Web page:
Soaring energy bill, slow network. Are you a victim of cryptojacking?

Thieves stealing petrol out of your tank. Or a neighbour using your electricity connection. That, roughly, is how criminals steal from you using cryptomining malware. They misuse your website without you being aware, in order to collect bitcoin or other cryptocurrencies. It is called cryptojacking.

These thieves do not care about your money or data. They want your devices’ computing power. While you pay a higher electricity bill and your company network runs slower, they make crypto coins. Protect your company from cryptomining malware. For one, by keeping all your devices updated.  

Crypto currency

Crypto coins are digital money. There are several types. Bitcoin (BTC) is the most wellknown. You can use the money to pay via internet. Do you use crypto currency? Then follow the rules for crypto money.  

What is cryptojacking?

Cryptojacking is an illegal form of cryptomining, collecting crypto coins.  

Cryptomining

You can buy digital coins. Think of Bitcoin, Ethereum, or Monero. 'Digging up' digital coins is also possible. It is known as cryptomining, and it is legal. You need powerful computers for this, because it takes a lot of computing power. Computing power or processing capacity is the number of mathematical calculations a computer can perform per second. In other words, you earn crypto currency by exchanging computing power.  

They steal a little computing power from thousands of computers at once. Possibly, from your computer as well.

Expensive

The days when you could use a regular computer to dig up digital coins are far behind us. The required computing power is simply too large, and it is still growing. Cryptominers use valuable equipment and powerful computer networks, that use up a lot of energy. Collecting crypto coins is very expensive.  

Stealing computing power

Cyber criminals do not want to pay for expensive equipment or high energy bills. And so they steal a little computing power from thousands of computers at once. Possibly, from your computer as well. All the stolen computing power together is enough to collect cryptocurrency. This is called cryptojacking, and it is illegal. Cryptojackers earn crypto coins without paying a cent.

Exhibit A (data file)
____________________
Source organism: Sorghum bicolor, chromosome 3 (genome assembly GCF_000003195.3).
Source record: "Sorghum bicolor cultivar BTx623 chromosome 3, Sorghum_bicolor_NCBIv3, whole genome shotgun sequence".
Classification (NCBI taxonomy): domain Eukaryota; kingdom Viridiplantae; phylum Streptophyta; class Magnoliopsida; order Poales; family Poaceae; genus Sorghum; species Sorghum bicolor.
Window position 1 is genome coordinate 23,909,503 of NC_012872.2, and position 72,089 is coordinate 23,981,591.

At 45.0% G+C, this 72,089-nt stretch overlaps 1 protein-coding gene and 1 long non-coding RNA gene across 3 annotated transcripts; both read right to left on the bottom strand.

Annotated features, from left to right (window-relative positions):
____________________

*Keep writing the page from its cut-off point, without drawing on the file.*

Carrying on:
Cryptomining malware

Cyber thieves steal computing power with cryptomining malware. This malicious software runs unnoticed on victims' computers. You get infected by visiting a dangerous website or clicking on a wrong link. Just like other malware, in other words. Criminals place cryptomining malware on all devices with computing power. So also on your smartphone, tablet or server. Is the malware on your device? Then it is unknowingly part of an illegal cryptomining network. 

Invisible

The malware steals a little bit of your computing power. Think 5 to 10 per cent of the available capacity. As a result, you do not readily notice that your device is infected. The cryptojacker likes to remain invisible for as long as possible. And therefore usually does not steal money or data from you. Nor does it ask you for a ransom, as in a cyber attack with ransomware

Botnet

Through cryptojacking, some devices in your business unwittingly become part of an illegal computer network, or botnet. Criminals use that botnet for cryptojacking, but possibly also for other illegal things. Think of DDoS attacks on other businesses or further spreading malware. Thus, you unwittingly assist criminals in their crimes. 

Signal

A successful infection with cryptomining malware is also a signal to other cybercriminals. It shows that your business network is vulnerable to cyber attacks

Recognition

How do you notice cryptomining malware running on your computer? A key indicator is that your systems are running slower, or even crashing. Your power consumption is also higher than normal. This is due to the constantly running cryptomining malware. 

Remove it

Think you are infected? Then run a thorough virus scan on all your devices. Your virus scanner may be able to remove the malware. Does that not work? Then you need to restore a backup or even reinstall all software on an infected device. 

Prevent cryptojacking

These tips will help you reduce the chances of a criminal installing cryptomining malware on your device: 

  • Be careful what links you click on and what websites you visit. Infections with cryptomining malware often happen through websites and online advertisements. 
  • Always install updates for your ICT systems right away, especially security updates. And especially when it comes to your web browser. Software that has not been updated may contain vulnerabilities that allow malware to invade your system. 
  • Use antivirus software that specifically protects against cryptojacking. Search the internet for ‘antivirus cryptojacking’. Antivirus software with this feature prevents cryptomining malware from installing itself. And cleans up a possible infection. 
  • Install a ‘coin miner blocker’ plug-in in your web browser. And a general ‘ad blocker’ that stops online ads, including infected ads. 
  • Monitor your ICT systems. Is your computer using more computing power than usual? Perhaps an illegal cryptominer is running in the background. Discovering and solving this pretty quickly is very technical. If necessary, ask your IT administrator (in Dutch) or a cybersecurity specialist for help.